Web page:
UPDATE 1-US regulator sets final rules for swaps trading
WASHINGTON May 15 (Reuters) - The top U.S. derivatives regulator unveiled rules for swaps trading that could break open Wall Street's dominance of the $630 trillion market, yet contain important concessions to the industry.
The Commodity Futures Trading Commission (CFTC) is writing a host of new rules based on lessons learned from the 2007-09 financial crisis, which highlighted the opacity of derivatives and triggered a regulatory crackdown.
The rules for exchange-like platforms to trade swaps - which the commission is expected to vote on on Thursday - will put an end to the bilateral trading between banks that was the norm before the crisis and which fueled speculation and risk-taking.
"We will bring to this once-opaque market place the transparency that Congress and President Obama laid out," CFTC Chairman Gary Gensler said on a call with journalists.
The swaps market had modest beginnings in the 1980s, offering companies risk management tools, but rapidly started to attract speculators, causing it to mushroom out of sight of regulators in the following decades.
In an important nod to the industry - which is dominated by big banks such as Citigroup Inc, Bank of America Corp and JPMorgan Chase & Co - the CFTC will continue to allow swaps deals to be negotiated over the telephone.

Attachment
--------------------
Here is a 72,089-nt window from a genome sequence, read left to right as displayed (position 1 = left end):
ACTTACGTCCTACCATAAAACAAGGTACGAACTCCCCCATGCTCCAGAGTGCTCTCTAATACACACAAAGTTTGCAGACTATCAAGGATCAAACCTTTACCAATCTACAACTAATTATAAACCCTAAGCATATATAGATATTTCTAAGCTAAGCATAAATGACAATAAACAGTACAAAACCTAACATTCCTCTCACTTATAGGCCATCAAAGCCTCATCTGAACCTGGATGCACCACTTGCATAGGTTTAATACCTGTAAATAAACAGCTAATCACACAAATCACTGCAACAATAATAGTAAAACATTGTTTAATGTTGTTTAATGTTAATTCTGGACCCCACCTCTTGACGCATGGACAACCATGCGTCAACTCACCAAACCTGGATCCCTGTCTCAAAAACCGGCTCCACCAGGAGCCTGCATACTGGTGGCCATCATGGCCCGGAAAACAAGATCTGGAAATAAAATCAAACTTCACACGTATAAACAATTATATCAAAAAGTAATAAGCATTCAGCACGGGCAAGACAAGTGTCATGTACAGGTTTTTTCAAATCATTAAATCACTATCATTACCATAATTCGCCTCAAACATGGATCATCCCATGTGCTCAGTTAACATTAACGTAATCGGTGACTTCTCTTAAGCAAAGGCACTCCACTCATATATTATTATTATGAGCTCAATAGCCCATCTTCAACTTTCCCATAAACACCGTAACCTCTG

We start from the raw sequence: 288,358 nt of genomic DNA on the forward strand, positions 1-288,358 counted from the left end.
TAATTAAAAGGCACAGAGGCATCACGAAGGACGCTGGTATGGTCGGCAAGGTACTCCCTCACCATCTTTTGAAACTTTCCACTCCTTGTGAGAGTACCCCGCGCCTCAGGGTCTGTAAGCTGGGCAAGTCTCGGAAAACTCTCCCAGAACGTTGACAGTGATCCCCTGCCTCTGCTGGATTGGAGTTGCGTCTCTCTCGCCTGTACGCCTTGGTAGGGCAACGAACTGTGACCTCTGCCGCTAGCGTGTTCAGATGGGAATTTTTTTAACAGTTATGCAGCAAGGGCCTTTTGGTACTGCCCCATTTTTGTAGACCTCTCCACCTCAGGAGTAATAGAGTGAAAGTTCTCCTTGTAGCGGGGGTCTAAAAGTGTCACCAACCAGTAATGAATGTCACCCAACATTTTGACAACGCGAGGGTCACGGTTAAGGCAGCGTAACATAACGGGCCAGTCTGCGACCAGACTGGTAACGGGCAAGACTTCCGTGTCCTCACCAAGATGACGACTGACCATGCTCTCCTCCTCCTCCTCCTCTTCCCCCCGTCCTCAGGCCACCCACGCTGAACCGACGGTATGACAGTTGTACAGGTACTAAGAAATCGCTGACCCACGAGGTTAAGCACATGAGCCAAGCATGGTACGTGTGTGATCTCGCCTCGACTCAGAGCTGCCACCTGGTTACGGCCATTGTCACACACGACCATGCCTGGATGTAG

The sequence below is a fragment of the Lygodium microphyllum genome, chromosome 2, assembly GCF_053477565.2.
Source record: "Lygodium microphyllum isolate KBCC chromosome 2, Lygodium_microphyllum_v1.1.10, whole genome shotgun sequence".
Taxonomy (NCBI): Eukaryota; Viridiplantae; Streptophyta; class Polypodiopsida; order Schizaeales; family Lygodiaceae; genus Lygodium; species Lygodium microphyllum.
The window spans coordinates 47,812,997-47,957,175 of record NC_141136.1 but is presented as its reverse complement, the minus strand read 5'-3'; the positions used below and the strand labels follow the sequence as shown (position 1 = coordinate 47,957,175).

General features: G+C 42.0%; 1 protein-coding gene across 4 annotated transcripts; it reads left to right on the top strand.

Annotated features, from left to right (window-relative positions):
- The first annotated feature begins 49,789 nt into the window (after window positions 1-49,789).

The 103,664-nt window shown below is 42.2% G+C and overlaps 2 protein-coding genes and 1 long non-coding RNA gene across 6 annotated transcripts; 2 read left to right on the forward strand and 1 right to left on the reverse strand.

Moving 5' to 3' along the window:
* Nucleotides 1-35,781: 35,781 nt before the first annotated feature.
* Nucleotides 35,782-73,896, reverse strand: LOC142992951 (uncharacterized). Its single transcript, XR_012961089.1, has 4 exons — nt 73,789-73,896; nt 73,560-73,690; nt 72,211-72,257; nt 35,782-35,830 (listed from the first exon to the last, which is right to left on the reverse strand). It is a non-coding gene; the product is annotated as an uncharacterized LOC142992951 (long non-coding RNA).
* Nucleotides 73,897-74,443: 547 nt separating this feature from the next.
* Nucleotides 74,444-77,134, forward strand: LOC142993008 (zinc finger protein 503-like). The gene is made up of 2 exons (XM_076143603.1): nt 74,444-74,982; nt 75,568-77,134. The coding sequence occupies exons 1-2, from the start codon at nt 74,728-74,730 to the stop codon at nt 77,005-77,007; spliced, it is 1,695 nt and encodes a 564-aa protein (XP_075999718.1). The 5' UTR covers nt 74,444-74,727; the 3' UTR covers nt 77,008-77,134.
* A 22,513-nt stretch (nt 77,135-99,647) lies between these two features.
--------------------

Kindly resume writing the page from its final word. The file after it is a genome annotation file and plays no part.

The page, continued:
Derivative brokers such as ICAP PLC, GFI Group Inc and Tullett Prebon PLC - who sign up for the bulk of trading between banks - had lobbied hard to retain so-called voice-broking, the core of their business.
The rules for the new platforms, called Swap Execution Facilities (SEF), were one of the last remaining building blocks in the CFTC's rules, part of the Dodd-Frank overhaul of the financial industry after the crisis.
The regulator has already sketched out how clearing houses need to stand between buyers and sellers of swaps to reduce risk and prevent market panic, and has adopted extensive requirements for data reporting.
Another compromise in the rules for SEFs was the minimum amount of quotes that a prospective client needs to get before entering a swap deal, a requirement that is aimed at bringing more transparency in the market.
The rules set a minimum of three quotes in so-called request-for-quote trading systems after a one-year phase-in period in which the minimum number of quotes is two. The CFTC had initially proposed a minimum of five quotes.
Critics of the industry had said the lower the number, the smaller the move away from bilateral trading.
The CFTC also determined the minimum size for large trades that may be reported with a delay - so-called block trades - so that buyers and sellers don't immediately show their hand and sway the market to their own disadvantage.
Using that rule, up to 14 percent of the market for interest rate swaps and credit default swaps would be counted as block trades in an initial phase-in period, after which it would drop to between 5 percent and 10 percent.
The commission's five members - three Democrats and two Republicans - are expected to vote on the proposals in a public hearing on Thursday, starting at 10 a.m. (1500 GMT).